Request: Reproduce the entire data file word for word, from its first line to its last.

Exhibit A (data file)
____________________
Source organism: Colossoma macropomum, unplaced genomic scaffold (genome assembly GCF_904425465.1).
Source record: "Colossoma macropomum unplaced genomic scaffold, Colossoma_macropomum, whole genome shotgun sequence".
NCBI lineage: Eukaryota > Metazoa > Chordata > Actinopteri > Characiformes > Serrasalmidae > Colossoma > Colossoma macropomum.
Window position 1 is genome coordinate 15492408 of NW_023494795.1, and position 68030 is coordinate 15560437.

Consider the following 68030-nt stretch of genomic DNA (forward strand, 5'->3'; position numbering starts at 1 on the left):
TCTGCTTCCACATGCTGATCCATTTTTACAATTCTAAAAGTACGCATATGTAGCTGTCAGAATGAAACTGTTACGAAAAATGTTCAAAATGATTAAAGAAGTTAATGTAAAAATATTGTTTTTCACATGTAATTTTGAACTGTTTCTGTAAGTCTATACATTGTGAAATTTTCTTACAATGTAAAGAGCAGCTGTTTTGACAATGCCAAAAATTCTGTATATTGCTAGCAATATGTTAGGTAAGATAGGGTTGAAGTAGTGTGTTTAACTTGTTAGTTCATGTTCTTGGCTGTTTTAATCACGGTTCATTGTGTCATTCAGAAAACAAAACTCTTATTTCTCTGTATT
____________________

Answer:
Source organism: Colossoma macropomum, unplaced genomic scaffold (genome assembly GCF_904425465.1).
Source record: "Colossoma macropomum unplaced genomic scaffold, Colossoma_macropomum, whole genome shotgun sequence".
NCBI lineage: Eukaryota > Metazoa > Chordata > Actinopteri > Characiformes > Serrasalmidae > Colossoma > Colossoma macropomum.
Window position 1 is genome coordinate 15492408 of NW_023494795.1, and position 68030 is coordinate 15560437.

Consider the following 68030-nt stretch of genomic DNA (forward strand, 5'->3'; position numbering starts at 1 on the left):
TCTGCTTCCACATGCTGATCCATTTTTACAATTCTAAAAGTACGCATATGTAGCTGTCAGAATGAAACTGTTACGAAAAATGTTCAAAATGATTAAAGAAGTTAATGTAAAAATATTGTTTTTCACATGTAATTTTGAACTGTTTCTGTAAGTCTATACATTGTGAAATTTTCTTACAATGTAAAGAGCAGCTGTTTTGACAATGCCAAAAATTCTGTATATTGCTAGCAATATGTTAGGTAAGATAGGGTTGAAGTAGTGTGTTTAACTTGTTAGTTCATGTTCTTGGCTGTTTTAATCACGGTTCATTGTGTCATTCAGAAAACAAAACTCTTATTTCTCTGTATT